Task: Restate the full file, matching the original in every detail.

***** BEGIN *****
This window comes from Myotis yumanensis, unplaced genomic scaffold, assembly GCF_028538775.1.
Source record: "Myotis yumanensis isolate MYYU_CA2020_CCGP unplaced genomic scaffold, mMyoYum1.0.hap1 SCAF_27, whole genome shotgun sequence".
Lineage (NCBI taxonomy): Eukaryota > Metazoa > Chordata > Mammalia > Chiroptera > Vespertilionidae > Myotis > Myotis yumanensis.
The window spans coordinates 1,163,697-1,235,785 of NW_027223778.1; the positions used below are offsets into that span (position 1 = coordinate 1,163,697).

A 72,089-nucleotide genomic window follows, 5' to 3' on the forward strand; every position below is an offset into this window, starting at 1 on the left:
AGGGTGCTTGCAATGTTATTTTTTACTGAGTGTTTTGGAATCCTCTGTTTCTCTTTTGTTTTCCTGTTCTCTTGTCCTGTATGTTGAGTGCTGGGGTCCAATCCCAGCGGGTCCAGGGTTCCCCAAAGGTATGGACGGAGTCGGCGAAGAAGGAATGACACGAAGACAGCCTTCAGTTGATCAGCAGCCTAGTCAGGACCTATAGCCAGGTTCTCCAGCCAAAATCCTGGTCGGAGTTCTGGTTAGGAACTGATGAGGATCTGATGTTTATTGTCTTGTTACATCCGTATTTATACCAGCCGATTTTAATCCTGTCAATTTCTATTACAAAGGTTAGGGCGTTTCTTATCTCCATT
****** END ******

This window comes from Myotis yumanensis, unplaced genomic scaffold, assembly GCF_028538775.1.
Source record: "Myotis yumanensis isolate MYYU_CA2020_CCGP unplaced genomic scaffold, mMyoYum1.0.hap1 SCAF_27, whole genome shotgun sequence".
Lineage (NCBI taxonomy): Eukaryota > Metazoa > Chordata > Mammalia > Chiroptera > Vespertilionidae > Myotis > Myotis yumanensis.
The window spans coordinates 1,163,697-1,235,785 of NW_027223778.1; the positions used below are offsets into that span (position 1 = coordinate 1,163,697).

A 72,089-nucleotide genomic window follows, 5' to 3' on the forward strand; every position below is an offset into this window, starting at 1 on the left:
AGGGTGCTTGCAATGTTATTTTTTACTGAGTGTTTTGGAATCCTCTGTTTCTCTTTTGTTTTCCTGTTCTCTTGTCCTGTATGTTGAGTGCTGGGGTCCAATCCCAGCGGGTCCAGGGTTCCCCAAAGGTATGGACGGAGTCGGCGAAGAAGGAATGACACGAAGACAGCCTTCAGTTGATCAGCAGCCTAGTCAGGACCTATAGCCAGGTTCTCCAGCCAAAATCCTGGTCGGAGTTCTGGTTAGGAACTGATGAGGATCTGATGTTTATTGTCTTGTTACATCCGTATTTATACCAGCCGATTTTAATCCTGTCAATTTCTATTACAAAGGTTAGGGCGTTTCTTATCTCCATT